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Monday, June 25, 2007

Why Cats Purr?

A purr is a sound made by some species of felines and is a part of cat communication. It varies in detail from cat to cat (e.g., loudness, tone, etc.), and from species to species, but can be characterized as a sort of tonal buzzing. All cat purring shares a common frequency range of 25-150 hertz. Some cats purr so strongly that their entire bodies vibrate; conversely, other cats may purr so quietly that the only indication is a vibration when touching the cat's throat. In addition, some are able to meow or hiss without interrupting the purring sound.

Despite being a universally recognized phenomena, the exact mechanism by which the cat purrs has been frustratingly elusive for scientists. This is partly because the cat has no obvious anatomical feature unique to it that would be responsible and may also be partly because a cat placed in a laboratory for examination is unlikely to make the noise.

One theory is that cats produce the purring noise by vibrating their larynx, or voice box, in a particular manner. A timing mechanism in the brain sends neural messages to a muscle in the larynx, rhythmically opening and closing the air passage approximately 25 times per second.[1] Combined with the steady inhalation and exhalation of air as the cat breathes, a purring noise is produced with strong harmonics.[2]
Another possibility is that another area of soft tissue or muscular tissue in the neck or torso (e.g., the diaphragm) similarly vibrates.
It was once believed that only the cats of the Felis genus could purr; some older texts may still say this.[3] In fact, all cats are able to purr. However, the entire Panthera genus is able to purr only while exhaling. Cats that are not members of the Panthera genus, even larger ones such as the cheetah, purr.[4].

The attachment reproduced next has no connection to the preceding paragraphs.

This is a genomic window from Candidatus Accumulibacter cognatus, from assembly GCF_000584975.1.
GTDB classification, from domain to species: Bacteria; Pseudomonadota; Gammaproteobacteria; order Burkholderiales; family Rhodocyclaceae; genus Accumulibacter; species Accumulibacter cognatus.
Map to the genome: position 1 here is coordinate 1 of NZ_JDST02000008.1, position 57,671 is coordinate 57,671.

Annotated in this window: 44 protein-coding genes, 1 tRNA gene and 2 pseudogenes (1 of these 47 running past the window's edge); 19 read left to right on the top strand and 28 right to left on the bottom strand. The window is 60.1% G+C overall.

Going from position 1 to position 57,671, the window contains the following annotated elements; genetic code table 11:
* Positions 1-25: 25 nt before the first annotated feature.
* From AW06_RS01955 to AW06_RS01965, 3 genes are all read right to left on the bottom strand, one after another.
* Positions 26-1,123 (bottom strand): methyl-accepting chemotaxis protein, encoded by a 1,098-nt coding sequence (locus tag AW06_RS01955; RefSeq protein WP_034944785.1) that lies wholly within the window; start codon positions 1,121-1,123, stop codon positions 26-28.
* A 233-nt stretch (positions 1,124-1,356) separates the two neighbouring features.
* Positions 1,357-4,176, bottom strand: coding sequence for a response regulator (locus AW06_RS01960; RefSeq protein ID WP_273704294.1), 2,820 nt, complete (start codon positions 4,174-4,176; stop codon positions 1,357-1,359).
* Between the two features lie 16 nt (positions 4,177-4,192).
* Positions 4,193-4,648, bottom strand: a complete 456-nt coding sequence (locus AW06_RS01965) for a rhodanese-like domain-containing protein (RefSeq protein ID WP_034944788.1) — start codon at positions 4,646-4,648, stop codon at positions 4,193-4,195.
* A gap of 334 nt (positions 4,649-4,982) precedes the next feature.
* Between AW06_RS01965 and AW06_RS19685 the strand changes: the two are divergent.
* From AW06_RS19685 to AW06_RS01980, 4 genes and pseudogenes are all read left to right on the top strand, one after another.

[edit] Historical Theories
One theory held that purring involved blood hitting the aorta. Another held that purring might have been caused by the vibrations of the hyoid apparatus, a series of small bones connecting the skull and the larynx that nominally serves to support the tongue. Yet another theory held that cats might possess a special purring organ, though none was found.

[edit] Why Felines Purr
Above all, the purr is probably the cat's way of communicating to others (cats and humans) that it is in the mood to be sociable. The purring sound is frequently made at the same time that other 'sociable' signals are made, e.g. erect tail, slightly closed "contented" eyes. Naturally, in most situations, this will also be when the cat is feeling contented, but it need not necessarily be so. Humans usually interpret the purring of a domestic cat as an expression of some type of friendliness or contentment. This assumption is based on the observation that cats often (though not always) purr when being stroked by humans, combined with the experience that human children tend to enjoy stroking by their parents and interpret it as a gesture of affection. Consequently, most humans enjoy listening to or holding a purring cat.

It is, however, not entirely clear to scientists whether this really is one of the cat's reasons for making the sound; it is well-established that a cat also purrs when it is uneasy, nervous or in great pain, perhaps to comfort itself or to express submission. Other theories suggest that a cat purrs when it wants, needs, or is receiving attention, whether it be affection or medical treatment. When cats purr while also lightly clawing the ground it may mean they are trying to relieve stress or comfort themselves. An example is when a female cat is nursing kittens; as humans may find with children, cats may also become stressed from the attention of their young and therefore start to purr and lightly claw the ground. This may also be associated with "kneading" behavior, in which the kittens' pawing helps release milk from the nursing mother's teats.

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Posted by Ajay :: 9:47 AM :: 0 comments

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